For the Turners, it took considerable downsizing to upgrade. Furniture was donated to children and family members, trinkets and heirlooms were moved to the lake house and there was a culling of black coats. “He said I had too many,” Susan says, looking into the generous walk-in closet situated between the master – and only – bedroom and the master bath. The closet included, storage space was paid a particular level of attention in the redesign. "Particular" meaning objects like game boards, craft supplies, shoes and yes, coats, were noted and meticulously fitted into their respective spaces.
They’re an exercise in mindful restraint, the couple and condo. And Susan says she chooses her “battles.” “If I really want something,” she says, “I put my foot down and ask for it. Otherwise, it’s reassuring to know Kent is planning for the rest. It’s one less thing to worry about.”
“Susan was very patient with me, as she always is,” Turner explains in reference to choosing 801 S. Skinker to be home. “She was freaked out, wondering if this could possibly work.” But is has, and her nook in the corner housing her desk, artwork from grandchildren and a prime position in the cozy corner of the casual sitting area, is symbiosis in style; complete with an abundance of abstract color field canvases and art pieces, some by artists known to the world, others who are the world to the homeowners.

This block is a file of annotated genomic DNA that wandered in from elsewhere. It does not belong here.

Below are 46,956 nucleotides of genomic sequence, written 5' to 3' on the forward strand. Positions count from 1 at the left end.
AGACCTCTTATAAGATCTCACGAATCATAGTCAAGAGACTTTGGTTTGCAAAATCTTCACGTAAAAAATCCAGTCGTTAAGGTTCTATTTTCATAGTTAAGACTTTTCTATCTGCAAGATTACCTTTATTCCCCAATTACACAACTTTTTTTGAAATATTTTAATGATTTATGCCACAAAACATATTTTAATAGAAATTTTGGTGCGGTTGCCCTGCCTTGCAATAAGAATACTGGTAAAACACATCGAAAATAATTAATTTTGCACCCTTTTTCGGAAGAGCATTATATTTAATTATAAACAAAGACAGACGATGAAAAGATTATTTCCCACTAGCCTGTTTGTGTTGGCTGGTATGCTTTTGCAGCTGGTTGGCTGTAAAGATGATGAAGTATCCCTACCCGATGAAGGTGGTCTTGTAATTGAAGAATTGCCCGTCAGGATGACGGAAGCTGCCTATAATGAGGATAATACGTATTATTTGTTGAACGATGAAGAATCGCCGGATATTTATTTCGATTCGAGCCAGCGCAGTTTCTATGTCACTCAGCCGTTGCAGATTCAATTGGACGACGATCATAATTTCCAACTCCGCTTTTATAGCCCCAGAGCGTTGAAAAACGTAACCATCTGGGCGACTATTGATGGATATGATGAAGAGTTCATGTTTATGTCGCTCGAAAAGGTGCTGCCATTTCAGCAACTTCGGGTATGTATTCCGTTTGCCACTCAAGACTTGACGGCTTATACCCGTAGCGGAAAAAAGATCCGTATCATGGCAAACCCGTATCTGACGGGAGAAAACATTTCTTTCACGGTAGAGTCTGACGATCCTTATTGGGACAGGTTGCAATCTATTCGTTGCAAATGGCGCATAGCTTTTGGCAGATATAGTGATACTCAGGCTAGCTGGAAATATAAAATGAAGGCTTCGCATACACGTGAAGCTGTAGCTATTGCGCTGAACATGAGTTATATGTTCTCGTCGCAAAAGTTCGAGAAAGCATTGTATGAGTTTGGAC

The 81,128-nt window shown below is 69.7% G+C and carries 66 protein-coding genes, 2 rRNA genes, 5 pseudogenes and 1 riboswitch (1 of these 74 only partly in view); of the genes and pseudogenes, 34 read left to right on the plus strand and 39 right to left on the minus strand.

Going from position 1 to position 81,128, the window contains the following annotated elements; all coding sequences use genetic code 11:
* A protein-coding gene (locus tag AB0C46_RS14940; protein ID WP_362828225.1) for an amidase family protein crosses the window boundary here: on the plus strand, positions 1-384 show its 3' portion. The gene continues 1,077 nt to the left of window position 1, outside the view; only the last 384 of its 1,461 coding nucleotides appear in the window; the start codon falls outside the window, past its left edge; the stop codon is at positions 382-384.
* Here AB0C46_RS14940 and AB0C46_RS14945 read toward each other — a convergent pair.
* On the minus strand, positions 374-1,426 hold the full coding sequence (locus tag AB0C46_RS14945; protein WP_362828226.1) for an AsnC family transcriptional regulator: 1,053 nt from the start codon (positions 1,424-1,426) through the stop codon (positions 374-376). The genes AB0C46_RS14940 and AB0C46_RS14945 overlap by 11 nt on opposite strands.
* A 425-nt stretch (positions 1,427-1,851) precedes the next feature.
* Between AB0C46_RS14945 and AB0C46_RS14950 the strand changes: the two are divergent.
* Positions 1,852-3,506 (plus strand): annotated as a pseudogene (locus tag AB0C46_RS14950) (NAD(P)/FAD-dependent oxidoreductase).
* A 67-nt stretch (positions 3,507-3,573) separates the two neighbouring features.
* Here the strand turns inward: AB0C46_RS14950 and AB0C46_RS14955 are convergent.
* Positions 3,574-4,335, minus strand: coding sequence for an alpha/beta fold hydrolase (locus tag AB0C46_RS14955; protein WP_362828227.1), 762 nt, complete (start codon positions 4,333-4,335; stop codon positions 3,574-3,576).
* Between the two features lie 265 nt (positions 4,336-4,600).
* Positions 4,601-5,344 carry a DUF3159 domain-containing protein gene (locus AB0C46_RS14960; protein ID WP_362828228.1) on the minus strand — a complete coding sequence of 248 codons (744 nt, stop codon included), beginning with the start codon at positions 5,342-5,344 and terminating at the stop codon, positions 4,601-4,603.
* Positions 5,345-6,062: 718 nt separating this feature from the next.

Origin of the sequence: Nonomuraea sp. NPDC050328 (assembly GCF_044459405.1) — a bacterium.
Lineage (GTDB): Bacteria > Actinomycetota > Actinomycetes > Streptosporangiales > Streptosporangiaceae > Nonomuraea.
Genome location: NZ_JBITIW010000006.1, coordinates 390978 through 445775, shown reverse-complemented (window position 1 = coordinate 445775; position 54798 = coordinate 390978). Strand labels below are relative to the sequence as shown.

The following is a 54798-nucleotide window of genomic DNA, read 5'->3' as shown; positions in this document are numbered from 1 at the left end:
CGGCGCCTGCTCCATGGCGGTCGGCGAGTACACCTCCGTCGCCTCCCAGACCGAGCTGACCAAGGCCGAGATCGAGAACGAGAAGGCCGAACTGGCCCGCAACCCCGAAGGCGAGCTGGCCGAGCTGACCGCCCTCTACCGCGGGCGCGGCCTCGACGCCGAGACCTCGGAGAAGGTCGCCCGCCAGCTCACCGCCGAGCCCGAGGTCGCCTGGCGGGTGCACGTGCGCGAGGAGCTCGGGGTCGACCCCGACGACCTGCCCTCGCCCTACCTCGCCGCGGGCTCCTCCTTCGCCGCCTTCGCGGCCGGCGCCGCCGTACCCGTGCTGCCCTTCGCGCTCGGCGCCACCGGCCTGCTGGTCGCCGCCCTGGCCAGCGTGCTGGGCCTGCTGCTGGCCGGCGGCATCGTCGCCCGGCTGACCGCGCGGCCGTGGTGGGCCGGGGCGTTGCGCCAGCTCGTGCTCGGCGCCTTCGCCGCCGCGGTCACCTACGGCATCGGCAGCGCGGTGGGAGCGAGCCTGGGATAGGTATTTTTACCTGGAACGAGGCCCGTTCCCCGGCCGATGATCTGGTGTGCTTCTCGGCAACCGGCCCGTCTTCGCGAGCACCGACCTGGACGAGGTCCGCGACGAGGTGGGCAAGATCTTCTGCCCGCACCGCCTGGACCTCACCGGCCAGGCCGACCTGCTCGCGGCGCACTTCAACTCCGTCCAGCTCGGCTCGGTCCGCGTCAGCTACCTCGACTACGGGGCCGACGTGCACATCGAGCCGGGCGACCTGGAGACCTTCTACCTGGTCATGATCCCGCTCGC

“We have a lot of art, art is very important to us… we wanted to entertain and open it up. And to have storage built in,” Turner says as his eyes sweep the entirety of the condo, an act that takes all of eight seconds to accomplish in full. “Our inspiration wasn’t much more complex than that.”
Moorehouse Construction Services, 314-220-6551
Signature Kitchen & Bath, 636-720-1451
Construction Appliance, 636-349-4946
Boardwalk Hardwood Floors, 636-207-1974
Design Within Reach, 314-361-1701
Full Circle Design Works, 314-771-0477